¹ The full essay can be found on the Marxists Internet Archive.

CIRCLE 2: The beautifullest place on earth.

On a sodden late-August bank holiday we took the train from London Bridge to Bexleyheath to visit William Morris’ Red House. The story of the house, as we came to understand it, is of a sort of sanctuary from that brutish, industrial modernity Morris railed so vehemently against: an utopian project on the friends-and-family scale. Here a microcosm society of artists and freethinkers would sequester itself in window seats or collaborate on painting the walls with pre-Raphaelite visions of what the world outside might be, if only it could be what it never had been: a depopulated Arthurian arcadia of turreted wishing wells and pasty maidens. The idyll — a condition I’m presumptuously (romantically) superimposing over the gabled roofs — was not to last. The Morris family had five years at the Red House before the costs involved in maintaining their medieval manor, and the strains of the daily commute, obliged them to vacate. Morris said he would never return, the memories of halcyon days being too much to confront. In the years to come the Firm would grow in popularity, Morris — adding yet another string to his bow — would come to be recognised as an important poet and travel to Iceland on a research trip, leaving Janey Morris and Rossetti — as we learned from National Trust docents speaking in morose yet tantalised tones — to continue their affair at the family home in Kelmscott.

It is knowing the end that clouds the chapter: the honeymooning couple, the newborns, the parties, the painted smiley-face concealed in the rafters. And the sunlight flooding William’s study, where, as thousands of miles away, the New World tears itself apart, he perhaps sits reading the latest from German émigré, Karl Marx, reflecting on the role design and craftsmanship might play in realising the visions of a fairer, better future society forming all around him.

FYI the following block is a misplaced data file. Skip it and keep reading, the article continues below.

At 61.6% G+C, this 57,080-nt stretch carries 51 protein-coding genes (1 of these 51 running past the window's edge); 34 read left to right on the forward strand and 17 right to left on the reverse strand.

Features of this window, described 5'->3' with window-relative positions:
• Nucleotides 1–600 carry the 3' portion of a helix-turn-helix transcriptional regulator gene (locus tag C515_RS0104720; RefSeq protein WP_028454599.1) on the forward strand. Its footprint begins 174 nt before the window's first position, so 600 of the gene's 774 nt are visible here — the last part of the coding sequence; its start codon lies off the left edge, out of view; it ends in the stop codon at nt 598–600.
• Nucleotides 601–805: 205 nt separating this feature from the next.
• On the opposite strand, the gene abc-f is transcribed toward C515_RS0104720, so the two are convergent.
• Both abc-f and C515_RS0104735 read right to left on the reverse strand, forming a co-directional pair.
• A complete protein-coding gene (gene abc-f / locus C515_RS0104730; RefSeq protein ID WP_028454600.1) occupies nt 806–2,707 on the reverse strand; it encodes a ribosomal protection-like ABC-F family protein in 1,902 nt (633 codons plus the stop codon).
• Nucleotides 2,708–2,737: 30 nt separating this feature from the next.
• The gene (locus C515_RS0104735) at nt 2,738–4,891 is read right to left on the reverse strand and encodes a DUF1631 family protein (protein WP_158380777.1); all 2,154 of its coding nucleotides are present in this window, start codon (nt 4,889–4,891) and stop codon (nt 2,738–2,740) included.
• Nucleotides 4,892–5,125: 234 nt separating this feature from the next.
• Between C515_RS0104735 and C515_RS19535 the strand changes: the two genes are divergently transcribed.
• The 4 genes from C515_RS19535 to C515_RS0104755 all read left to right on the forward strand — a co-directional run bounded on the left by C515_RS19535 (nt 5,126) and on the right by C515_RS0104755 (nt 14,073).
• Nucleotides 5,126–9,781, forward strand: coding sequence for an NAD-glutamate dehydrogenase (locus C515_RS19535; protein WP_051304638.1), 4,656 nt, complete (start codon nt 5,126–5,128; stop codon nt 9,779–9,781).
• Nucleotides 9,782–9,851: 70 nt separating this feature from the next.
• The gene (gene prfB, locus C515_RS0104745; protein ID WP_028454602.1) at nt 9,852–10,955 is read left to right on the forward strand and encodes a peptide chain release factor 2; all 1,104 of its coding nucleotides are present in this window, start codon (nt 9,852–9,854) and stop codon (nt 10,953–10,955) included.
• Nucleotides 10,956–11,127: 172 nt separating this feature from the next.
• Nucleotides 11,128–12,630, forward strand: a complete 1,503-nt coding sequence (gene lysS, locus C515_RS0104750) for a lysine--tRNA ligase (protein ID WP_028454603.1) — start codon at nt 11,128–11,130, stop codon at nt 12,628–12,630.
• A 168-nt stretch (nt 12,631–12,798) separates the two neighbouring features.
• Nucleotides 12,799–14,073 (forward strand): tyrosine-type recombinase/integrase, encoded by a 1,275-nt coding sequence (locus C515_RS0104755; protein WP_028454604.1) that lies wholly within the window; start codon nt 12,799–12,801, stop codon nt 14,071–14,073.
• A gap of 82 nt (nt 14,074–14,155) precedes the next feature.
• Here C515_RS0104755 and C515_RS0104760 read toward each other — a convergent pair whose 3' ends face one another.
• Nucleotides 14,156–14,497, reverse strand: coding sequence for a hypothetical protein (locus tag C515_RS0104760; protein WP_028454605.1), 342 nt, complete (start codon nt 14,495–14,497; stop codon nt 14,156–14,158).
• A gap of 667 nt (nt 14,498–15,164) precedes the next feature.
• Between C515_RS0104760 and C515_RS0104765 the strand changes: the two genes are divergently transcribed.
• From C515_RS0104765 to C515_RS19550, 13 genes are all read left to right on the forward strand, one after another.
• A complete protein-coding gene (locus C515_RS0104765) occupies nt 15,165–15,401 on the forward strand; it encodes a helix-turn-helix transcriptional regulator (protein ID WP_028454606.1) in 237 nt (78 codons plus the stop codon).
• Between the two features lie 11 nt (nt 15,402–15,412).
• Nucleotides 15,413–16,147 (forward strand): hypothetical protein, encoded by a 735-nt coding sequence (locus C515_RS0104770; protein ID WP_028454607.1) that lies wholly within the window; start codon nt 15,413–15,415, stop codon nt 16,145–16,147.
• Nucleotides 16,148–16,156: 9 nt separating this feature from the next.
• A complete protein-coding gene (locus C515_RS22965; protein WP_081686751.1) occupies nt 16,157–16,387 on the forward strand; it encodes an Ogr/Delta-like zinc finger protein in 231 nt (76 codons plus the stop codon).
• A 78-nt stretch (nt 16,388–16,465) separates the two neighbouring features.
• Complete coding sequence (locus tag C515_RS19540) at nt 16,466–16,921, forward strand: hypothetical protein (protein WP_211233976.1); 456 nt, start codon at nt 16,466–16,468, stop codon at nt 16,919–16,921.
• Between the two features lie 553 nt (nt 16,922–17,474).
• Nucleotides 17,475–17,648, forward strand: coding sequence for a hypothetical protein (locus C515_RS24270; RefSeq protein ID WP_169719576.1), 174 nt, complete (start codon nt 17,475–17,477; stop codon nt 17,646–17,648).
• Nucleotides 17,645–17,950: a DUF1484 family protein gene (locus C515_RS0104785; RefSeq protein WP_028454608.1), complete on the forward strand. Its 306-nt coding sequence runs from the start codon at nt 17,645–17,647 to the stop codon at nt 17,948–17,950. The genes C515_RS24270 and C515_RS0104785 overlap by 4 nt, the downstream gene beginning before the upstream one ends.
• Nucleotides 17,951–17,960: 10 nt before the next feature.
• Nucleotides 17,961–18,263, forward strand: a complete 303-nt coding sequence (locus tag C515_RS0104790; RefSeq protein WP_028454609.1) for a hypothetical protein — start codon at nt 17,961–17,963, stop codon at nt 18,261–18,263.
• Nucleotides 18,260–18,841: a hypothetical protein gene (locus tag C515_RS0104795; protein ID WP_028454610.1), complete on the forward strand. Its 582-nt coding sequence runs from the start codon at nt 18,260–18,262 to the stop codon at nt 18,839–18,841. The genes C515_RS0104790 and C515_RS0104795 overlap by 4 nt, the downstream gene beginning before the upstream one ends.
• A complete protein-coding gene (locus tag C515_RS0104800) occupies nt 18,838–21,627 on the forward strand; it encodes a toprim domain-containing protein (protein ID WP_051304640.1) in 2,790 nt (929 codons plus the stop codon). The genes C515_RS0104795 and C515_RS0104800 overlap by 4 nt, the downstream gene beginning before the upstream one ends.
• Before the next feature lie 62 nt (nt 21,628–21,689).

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01. Orbis Tertius | 4. Cold wind, tide moves in | d. A certain tincture of Socialism i.

i. We walked back to Rye and up to the 900 year old parish church of Saint Mary. The north aisle of the church features a stained glass window by Morris & Co. from 1897. It is in the “sentimental style.”¹

¹ Ian Nairn and Nikolaus Pevsner, Sussex (The Buildings of England), 1965.

01. Orbis Tertius | 4. Cold wind, tide moves in | c. Rise up iii.

iii. Zion City, Illinois, was established in 1902 as a Christian utopia by Scottish clergyman John Alexander Dowie, who planned the entire city before building commenced, basing it on the Union Jack. In 1987, the Illinois chapter of American Atheists filed suit against the city as its seal, featuring a cross, a dove and the phrase “God Reigns”, was unconstitutional.

01. Orbis Tertius | 4. Cold wind, tide moves in | c. Rise up ii.

ii. Almost 160 years after Frederick Marley was born in Rye, his great-grandson, Robert Nesta Marley, would sing of a vampiric “Babylon system”. Babylon in Rastafarian thought is the embodiment of corrupt, oppressive western society, the antidote to which is the utopian ideal of Zion (where heaven is a place on earth).